Evaluation of the New York City Home Rebuilders Demonstration. 3.1.1 Case Characteristics

09/14/1998

Sex. Overall, 51 percent of the children were female. There were some differences in sex distributions among agency groups as indicated in Table 3-2.

Table 3-2.  Gender by agency and experimental group (percents)

HD LF MM OTT JC NYF Total
Sex C E C E C E C E E C E  
Female 52 50 50 48 45 42 50 46 52 48 50 51
Male 48 50 50 52 55 58 50 54 48 52 50 49
Total % 100% 100% 100% 100% 100% 100% 100% 100% 100% 100% 100% 100%
Total N (178) (185) (274) (298) (188) (213) (203) (196) (481) (394) (377) (2987)

Ethnicity.  In 17 percent of the cases, the administrative data did not record the race of the child. Of the remainder, 74 percent were African American, 7 percent Puerto Rican, 14 percent other Hispanic, 2 percent white, and 2 percent other (Table 3-3). Again, there were small differences among agencies and experimental groups. As can be seen, the OTT comparison group and the NYF experimental group had somewhat more Puerto Rican and other Hispanic children (a combined total of 34% and 32% respectively) and somewhat fewer African American children (65% and 63%) than the other groups (it should be remembered that the groups in these agencies were not randomly assigned). In MM, there was also a bit of a difference, 11 percent of the experimental group and 21 percent of the control group were Puerto Rican or other Hispanic.

Table 3-3.  Ethnicity by agency and experimental group (percents)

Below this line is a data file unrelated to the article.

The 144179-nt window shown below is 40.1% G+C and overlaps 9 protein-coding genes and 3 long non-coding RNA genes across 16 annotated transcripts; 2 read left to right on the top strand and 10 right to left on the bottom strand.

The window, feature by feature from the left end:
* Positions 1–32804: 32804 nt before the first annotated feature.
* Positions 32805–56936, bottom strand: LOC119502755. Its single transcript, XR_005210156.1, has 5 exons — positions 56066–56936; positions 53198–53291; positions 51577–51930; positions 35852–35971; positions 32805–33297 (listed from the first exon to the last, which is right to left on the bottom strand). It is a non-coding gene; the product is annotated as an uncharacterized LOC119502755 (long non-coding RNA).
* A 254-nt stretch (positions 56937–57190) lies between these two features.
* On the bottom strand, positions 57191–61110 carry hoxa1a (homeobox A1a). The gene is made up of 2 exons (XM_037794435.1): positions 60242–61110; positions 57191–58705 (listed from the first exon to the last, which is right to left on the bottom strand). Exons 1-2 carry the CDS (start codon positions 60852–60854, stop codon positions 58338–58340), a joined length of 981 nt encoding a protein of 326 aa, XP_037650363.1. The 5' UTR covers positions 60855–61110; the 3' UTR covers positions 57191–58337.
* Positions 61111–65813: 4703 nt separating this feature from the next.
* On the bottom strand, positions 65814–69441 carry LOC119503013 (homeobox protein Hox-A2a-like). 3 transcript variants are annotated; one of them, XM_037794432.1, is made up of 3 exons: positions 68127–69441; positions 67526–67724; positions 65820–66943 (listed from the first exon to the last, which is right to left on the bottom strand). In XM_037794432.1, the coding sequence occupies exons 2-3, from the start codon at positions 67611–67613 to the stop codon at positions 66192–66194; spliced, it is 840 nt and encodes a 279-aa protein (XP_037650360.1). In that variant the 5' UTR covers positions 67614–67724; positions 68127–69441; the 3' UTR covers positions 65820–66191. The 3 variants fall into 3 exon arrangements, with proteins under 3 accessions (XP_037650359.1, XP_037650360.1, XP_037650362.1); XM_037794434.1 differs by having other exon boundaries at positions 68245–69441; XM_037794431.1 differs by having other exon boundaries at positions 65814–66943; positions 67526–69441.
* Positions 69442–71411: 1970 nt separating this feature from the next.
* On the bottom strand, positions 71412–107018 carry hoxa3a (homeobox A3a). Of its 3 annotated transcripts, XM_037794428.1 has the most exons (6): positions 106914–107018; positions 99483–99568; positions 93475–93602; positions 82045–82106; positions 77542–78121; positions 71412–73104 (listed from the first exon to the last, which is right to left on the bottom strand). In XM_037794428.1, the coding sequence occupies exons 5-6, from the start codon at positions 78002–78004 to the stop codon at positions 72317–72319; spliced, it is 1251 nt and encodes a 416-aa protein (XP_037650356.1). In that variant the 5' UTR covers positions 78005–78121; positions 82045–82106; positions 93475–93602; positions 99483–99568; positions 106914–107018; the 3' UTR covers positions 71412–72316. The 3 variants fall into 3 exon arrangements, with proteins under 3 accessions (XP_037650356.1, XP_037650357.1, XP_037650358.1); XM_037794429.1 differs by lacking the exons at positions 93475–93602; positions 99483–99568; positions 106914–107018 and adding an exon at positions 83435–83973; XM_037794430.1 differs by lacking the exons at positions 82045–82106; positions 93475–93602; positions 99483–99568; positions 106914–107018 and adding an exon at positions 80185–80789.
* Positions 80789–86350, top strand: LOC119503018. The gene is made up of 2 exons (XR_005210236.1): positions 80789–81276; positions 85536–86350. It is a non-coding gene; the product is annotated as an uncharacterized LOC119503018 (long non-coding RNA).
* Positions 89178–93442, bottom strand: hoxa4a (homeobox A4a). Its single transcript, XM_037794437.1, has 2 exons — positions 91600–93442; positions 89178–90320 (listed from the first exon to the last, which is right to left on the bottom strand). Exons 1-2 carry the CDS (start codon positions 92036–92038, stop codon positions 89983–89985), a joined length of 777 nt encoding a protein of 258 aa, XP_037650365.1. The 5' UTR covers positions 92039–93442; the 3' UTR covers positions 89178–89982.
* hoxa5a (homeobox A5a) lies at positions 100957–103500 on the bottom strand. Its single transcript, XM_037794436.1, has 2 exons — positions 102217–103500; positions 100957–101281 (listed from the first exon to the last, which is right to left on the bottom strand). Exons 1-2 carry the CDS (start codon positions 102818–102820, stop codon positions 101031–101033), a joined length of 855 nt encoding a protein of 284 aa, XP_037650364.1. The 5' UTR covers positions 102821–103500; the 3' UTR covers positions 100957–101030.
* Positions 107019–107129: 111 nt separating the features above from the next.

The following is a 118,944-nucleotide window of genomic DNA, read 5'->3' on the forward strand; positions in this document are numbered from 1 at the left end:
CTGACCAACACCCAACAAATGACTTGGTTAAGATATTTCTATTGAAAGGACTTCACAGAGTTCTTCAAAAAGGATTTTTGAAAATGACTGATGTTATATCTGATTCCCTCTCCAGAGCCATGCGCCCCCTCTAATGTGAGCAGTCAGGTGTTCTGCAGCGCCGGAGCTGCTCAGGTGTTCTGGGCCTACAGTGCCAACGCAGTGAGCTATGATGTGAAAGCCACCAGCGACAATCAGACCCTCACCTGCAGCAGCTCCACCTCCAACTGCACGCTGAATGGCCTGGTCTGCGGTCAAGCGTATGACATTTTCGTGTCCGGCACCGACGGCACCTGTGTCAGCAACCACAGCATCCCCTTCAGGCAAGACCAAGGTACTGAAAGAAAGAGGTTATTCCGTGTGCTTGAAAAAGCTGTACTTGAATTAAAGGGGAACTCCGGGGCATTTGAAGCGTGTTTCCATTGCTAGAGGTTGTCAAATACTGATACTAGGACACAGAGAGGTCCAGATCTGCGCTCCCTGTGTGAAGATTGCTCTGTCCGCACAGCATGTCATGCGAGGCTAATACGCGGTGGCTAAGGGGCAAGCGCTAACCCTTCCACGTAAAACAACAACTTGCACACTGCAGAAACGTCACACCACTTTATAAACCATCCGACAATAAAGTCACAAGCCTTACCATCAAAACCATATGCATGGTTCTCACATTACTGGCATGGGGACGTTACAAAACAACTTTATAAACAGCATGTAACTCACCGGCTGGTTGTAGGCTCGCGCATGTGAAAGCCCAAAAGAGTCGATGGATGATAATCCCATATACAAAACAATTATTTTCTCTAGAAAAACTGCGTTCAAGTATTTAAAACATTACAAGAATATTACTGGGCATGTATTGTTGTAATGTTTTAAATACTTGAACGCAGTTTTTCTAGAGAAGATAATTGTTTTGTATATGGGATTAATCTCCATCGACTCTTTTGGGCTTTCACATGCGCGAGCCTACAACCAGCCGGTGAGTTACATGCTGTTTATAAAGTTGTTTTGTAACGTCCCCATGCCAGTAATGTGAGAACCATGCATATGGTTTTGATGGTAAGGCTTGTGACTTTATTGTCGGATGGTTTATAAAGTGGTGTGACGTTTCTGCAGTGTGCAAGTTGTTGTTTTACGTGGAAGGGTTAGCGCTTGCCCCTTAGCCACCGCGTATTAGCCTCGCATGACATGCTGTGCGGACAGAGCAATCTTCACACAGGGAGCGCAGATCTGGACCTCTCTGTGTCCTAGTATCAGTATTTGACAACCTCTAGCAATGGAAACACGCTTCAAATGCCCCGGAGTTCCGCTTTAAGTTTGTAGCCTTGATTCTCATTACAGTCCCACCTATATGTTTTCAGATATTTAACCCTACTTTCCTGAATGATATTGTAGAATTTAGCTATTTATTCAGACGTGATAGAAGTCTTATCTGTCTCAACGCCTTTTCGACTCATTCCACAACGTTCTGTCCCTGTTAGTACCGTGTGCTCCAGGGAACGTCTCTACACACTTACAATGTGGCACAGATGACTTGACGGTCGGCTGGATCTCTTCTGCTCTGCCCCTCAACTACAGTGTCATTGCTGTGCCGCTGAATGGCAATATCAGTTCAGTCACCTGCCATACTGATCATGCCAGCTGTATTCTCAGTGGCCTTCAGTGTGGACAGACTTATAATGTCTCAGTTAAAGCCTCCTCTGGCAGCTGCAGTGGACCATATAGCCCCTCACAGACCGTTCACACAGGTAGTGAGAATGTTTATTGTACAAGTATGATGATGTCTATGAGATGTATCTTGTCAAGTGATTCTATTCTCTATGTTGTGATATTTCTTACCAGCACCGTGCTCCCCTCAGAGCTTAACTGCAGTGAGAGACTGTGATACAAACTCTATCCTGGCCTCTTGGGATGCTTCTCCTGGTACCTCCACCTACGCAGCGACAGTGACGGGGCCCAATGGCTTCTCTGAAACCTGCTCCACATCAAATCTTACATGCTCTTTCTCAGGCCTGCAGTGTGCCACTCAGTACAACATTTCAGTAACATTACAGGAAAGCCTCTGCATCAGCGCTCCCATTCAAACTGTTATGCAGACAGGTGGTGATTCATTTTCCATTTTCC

HD LF MM OTT JC NYF Total
Ethnicity C E C E C E C E E C E  
African American 80 75 74 77 78 86 65 77 75 70 63 74
Hispanic 18 18 19 19 21 11 34 16 22 22 32 22
Puerto Rican 5 6 6 4 8 6 10 5 7 9 12 8
Other Hispanic 13 12 13 15 13 5 24 11 15 13 20 14
White 1 2 4 1 1 3 1 5 1 4 3 2
Other 1 5 4 3 1 -- 1 1 1 3 3 2
Total % 100% 100% 101% 100% 101% 100% 101% 99% 99% 99% 101% 100%
Total N (148) (162) (239) (251) (158) (175) (170) (168) (368) (321) (318) (2478)

Note:  Due to rounding, percents may not all equal 100%

Age.  The median age of children at the time the experiment began on July 1, 1993 was 5. Seven percent were less than 1 year old, 19 percent were 1 or 2 years old, 28 percent were at least 3 but less than 6, 31 percent were between 6 and 11, and 14 percent were 11 or more (Table 3-4). Again, there were some differences across agencies. Children in OTT were generally younger than those in other agencies.

Table 3-4.  Age of children by agency and experimental group (percents)

  HD LF MM OTT JC NYF Total
Age C E C E C E C E E C E  
Less than 1 6 6 9 8 4 8 9 18 5 6 5 7
1-2 16 13 21 17 21 17 29 28 17 21 17 19
3-5 36 36 21 29 29 33 27 23 25 30 31 28
6-10 38 37 31 30 35 28 27 21 31 29 32 31
11 or more 4 8 18 16 11 14 9 10 22 15 15 14
Total % 100% 100% 100% 100% 100% 100% 100% 100% 100% 101% 100% 99%
Total N (178) (185) (274) (298) (188) (213) (203) (196) (481) (394) (377) (2987)

Note:  Due to rounding, percentages may not always equal 100%.

Placement Histories.  The vast majority of children (88%) were in their first placements at the time the experiment began. There were no important differences among the agencies and experimental groups on this characteristic.